My tenant's children caused a sewer flood by throwing toys etc down the toilets and shower drain,they're on a basement sump pump. Their mother took the drain cover off which exposed the opening. She didn't tell me about the flood for a few days and the whole house smelled like an out house I cleaned up the mess and shampooed a couple of times. The sewage liquid ran into the office area that had brand new carpet. I'm wondering if I could be in trouble for just shampooing it & not replacing the carpet immediately since I didn't have the money. She's been here a year and I've been asking for her security deposit since she moved in. Last month she finally paid me 1/2. can I use that money now if I have to buy carpet, pad, and Installation or is it OK to wait until she moves out in December.
You cannot use the security deposit while the tenant is still in possession. If the tenant has not paid the full deposit, you can give her a 10 day notice to comply or vacate that requires her to pay it.
The tenants are responsible for any damage they cause to the premises. You can give them a ten day notice requiring them to repair any damage they caused or terminate their tenancy if the lease has expired, do the repair yourself, and charge them for the cost. I do not recommend repairing tenant-caused damage while they occupy the unit because of the risk they will just damage it again.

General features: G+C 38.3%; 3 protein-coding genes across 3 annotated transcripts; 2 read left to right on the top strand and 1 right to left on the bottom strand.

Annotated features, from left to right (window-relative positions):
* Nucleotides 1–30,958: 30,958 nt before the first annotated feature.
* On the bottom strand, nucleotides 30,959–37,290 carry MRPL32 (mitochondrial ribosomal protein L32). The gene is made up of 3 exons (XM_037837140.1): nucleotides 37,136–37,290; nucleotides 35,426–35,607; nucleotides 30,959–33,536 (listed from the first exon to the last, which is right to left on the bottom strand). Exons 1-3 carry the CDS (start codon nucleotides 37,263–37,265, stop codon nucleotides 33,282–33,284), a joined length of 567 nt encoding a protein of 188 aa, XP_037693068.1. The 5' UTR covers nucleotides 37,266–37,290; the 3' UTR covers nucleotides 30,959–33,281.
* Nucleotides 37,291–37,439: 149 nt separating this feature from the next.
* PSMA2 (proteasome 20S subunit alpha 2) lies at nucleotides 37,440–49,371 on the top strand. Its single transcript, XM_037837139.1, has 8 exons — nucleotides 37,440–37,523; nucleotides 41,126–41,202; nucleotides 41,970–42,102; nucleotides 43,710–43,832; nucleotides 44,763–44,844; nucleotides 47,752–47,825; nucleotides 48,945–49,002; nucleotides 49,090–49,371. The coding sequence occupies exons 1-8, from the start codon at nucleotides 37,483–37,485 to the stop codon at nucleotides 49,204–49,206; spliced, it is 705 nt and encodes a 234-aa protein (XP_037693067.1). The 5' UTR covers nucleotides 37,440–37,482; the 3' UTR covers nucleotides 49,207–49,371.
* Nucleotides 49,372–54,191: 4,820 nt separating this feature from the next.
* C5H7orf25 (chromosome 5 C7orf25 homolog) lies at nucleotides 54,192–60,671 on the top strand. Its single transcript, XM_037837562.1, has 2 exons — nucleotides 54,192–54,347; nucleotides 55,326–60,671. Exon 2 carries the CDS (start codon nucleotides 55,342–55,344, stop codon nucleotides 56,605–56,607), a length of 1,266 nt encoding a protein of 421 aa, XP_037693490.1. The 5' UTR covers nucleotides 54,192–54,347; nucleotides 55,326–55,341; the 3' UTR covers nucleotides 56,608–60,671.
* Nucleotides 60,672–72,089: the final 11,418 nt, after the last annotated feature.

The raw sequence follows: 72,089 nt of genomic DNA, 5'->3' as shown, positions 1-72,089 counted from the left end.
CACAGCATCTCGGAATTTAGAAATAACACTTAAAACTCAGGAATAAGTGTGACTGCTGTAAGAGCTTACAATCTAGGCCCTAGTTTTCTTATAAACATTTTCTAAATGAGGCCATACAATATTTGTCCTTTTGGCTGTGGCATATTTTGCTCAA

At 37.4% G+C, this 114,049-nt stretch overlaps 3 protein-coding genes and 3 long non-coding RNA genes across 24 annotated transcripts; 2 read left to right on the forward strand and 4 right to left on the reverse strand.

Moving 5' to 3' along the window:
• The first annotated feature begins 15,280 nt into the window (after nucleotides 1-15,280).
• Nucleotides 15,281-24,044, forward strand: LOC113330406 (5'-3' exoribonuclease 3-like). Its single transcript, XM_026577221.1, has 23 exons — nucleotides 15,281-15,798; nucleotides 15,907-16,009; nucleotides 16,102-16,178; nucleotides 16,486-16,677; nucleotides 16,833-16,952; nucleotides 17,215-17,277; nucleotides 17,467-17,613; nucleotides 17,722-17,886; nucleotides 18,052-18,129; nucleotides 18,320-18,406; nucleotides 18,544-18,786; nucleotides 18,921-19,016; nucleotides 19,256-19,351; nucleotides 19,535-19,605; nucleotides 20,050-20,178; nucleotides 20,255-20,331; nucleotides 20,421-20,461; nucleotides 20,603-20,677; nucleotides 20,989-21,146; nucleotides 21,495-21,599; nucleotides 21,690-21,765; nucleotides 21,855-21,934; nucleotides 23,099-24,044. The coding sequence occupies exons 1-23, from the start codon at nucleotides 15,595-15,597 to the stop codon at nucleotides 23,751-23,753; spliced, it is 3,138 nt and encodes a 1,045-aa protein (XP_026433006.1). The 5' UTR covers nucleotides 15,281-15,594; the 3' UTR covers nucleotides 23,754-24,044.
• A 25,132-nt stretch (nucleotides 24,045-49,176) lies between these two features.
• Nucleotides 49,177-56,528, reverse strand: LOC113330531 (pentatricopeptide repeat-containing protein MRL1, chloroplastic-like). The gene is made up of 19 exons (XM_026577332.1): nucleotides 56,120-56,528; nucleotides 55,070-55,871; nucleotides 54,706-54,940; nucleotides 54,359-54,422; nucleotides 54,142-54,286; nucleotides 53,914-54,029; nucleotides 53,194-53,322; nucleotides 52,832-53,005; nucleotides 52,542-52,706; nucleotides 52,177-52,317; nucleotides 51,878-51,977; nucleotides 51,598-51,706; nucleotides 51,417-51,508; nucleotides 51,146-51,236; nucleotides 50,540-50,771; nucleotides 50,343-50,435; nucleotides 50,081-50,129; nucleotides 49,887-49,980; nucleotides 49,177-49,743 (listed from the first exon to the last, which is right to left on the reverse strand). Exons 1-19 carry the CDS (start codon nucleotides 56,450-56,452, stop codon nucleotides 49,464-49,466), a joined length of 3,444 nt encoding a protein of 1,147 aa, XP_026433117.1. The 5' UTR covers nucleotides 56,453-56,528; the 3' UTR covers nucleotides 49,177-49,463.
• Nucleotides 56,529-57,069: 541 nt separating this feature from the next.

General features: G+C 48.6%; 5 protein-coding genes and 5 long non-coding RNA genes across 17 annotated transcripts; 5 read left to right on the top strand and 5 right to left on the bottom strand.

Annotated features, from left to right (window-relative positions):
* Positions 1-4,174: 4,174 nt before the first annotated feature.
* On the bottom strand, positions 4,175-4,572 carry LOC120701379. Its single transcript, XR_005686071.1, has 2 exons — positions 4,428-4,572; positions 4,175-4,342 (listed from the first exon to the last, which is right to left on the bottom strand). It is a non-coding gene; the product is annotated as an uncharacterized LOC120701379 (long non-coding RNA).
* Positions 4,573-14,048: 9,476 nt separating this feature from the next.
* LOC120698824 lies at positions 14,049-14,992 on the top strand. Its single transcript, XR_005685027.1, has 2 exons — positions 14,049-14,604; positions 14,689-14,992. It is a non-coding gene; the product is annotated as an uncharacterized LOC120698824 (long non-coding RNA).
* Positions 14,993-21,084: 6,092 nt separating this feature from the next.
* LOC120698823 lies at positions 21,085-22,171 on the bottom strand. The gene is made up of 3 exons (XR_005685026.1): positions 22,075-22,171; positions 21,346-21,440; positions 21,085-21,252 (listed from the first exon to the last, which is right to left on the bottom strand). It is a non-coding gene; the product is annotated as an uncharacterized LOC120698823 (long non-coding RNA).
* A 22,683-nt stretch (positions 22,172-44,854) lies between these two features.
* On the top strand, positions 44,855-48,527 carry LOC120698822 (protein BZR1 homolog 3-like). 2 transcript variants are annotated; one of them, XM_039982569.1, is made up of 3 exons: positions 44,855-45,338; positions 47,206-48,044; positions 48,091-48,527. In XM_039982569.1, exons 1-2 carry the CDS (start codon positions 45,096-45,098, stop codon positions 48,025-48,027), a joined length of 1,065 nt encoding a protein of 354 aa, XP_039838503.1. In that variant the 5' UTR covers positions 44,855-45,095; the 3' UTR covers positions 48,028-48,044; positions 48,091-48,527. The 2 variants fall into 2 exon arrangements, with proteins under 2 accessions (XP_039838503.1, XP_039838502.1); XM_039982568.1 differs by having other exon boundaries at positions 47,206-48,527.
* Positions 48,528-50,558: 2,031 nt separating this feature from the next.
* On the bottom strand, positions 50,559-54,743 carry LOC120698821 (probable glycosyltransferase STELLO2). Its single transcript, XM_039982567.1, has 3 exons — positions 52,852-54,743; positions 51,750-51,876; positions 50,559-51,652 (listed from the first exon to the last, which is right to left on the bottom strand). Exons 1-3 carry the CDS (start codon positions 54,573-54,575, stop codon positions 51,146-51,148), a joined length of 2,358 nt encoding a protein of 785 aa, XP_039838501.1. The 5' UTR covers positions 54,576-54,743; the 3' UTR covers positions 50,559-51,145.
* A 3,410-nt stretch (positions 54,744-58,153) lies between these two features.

With respect to your concern about liability, you are not responsible for damage caused by the tenant. Unless you know about a health risk and conceal it from her, if she caused it, she cannot look to you for damage if she is harmed by her own misconduct. This is what her renter's insurance is for.
Review your lease to find out what it says. Generally damage caused by the tenant is to be paid for by the tenant. Generally you are not to touch the security deposit until they have moved out and you have documented the damage. You will probably need to invoice the tenant and cite to the lease showing where the damage provision is.
It may cost some money but I will say it would be better to fix the carpet than to have to deal with a claim for medical bills later if the tenant gets sick and claims that you should have remedied the condition.
That's the general story. You should review this with your lease at your local attorney's office in order to get a specific answer.
For informational purposes only. This does NOT create any attorney client relationship. This opinion is given in relation to the general question you have provided. Specific facts of your case may change the opinion given above and you should seek an attorney to discuss you're matter in more depth.
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